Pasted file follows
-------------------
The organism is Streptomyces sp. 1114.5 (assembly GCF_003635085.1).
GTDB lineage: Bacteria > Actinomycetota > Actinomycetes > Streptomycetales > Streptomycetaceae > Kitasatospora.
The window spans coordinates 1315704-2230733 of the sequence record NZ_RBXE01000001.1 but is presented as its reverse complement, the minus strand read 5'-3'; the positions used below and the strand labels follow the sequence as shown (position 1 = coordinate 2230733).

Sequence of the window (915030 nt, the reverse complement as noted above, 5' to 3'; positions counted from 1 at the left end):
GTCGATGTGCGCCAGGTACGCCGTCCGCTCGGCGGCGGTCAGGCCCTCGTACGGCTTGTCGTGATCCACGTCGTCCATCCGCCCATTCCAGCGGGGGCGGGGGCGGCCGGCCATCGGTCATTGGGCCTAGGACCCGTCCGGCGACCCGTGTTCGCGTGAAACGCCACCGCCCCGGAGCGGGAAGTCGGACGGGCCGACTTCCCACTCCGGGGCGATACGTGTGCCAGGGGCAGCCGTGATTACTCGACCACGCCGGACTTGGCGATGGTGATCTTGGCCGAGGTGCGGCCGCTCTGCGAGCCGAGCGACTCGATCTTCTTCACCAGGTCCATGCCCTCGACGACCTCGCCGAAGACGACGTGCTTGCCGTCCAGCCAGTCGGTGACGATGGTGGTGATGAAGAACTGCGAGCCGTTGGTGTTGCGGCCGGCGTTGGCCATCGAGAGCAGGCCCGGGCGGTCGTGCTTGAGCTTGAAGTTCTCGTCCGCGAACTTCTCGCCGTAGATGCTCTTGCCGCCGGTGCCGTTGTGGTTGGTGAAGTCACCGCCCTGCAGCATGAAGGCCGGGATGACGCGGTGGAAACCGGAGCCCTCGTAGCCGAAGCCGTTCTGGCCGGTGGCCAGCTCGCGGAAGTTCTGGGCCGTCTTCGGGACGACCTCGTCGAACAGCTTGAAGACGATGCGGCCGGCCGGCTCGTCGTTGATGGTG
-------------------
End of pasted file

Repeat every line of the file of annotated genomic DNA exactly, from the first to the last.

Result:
The organism is Streptomyces sp. 1114.5 (assembly GCF_003635085.1).
GTDB lineage: Bacteria > Actinomycetota > Actinomycetes > Streptomycetales > Streptomycetaceae > Kitasatospora.
The window spans coordinates 1315704-2230733 of the sequence record NZ_RBXE01000001.1 but is presented as its reverse complement, the minus strand read 5'-3'; the positions used below and the strand labels follow the sequence as shown (position 1 = coordinate 2230733).

Sequence of the window (915030 nt, the reverse complement as noted above, 5' to 3'; positions counted from 1 at the left end):
GTCGATGTGCGCCAGGTACGCCGTCCGCTCGGCGGCGGTCAGGCCCTCGTACGGCTTGTCGTGATCCACGTCGTCCATCCGCCCATTCCAGCGGGGGCGGGGGCGGCCGGCCATCGGTCATTGGGCCTAGGACCCGTCCGGCGACCCGTGTTCGCGTGAAACGCCACCGCCCCGGAGCGGGAAGTCGGACGGGCCGACTTCCCACTCCGGGGCGATACGTGTGCCAGGGGCAGCCGTGATTACTCGACCACGCCGGACTTGGCGATGGTGATCTTGGCCGAGGTGCGGCCGCTCTGCGAGCCGAGCGACTCGATCTTCTTCACCAGGTCCATGCCCTCGACGACCTCGCCGAAGACGACGTGCTTGCCGTCCAGCCAGTCGGTGACGATGGTGGTGATGAAGAACTGCGAGCCGTTGGTGTTGCGGCCGGCGTTGGCCATCGAGAGCAGGCCCGGGCGGTCGTGCTTGAGCTTGAAGTTCTCGTCCGCGAACTTCTCGCCGTAGATGCTCTTGCCGCCGGTGCCGTTGTGGTTGGTGAAGTCACCGCCCTGCAGCATGAAGGCCGGGATGACGCGGTGGAAACCGGAGCCCTCGTAGCCGAAGCCGTTCTGGCCGGTGGCCAGCTCGCGGAAGTTCTGGGCCGTCTTCGGGACGACCTCGTCGAACAGCTTGAAGACGATGCGGCCGGCCGGCTCGTCGTTGATGGTG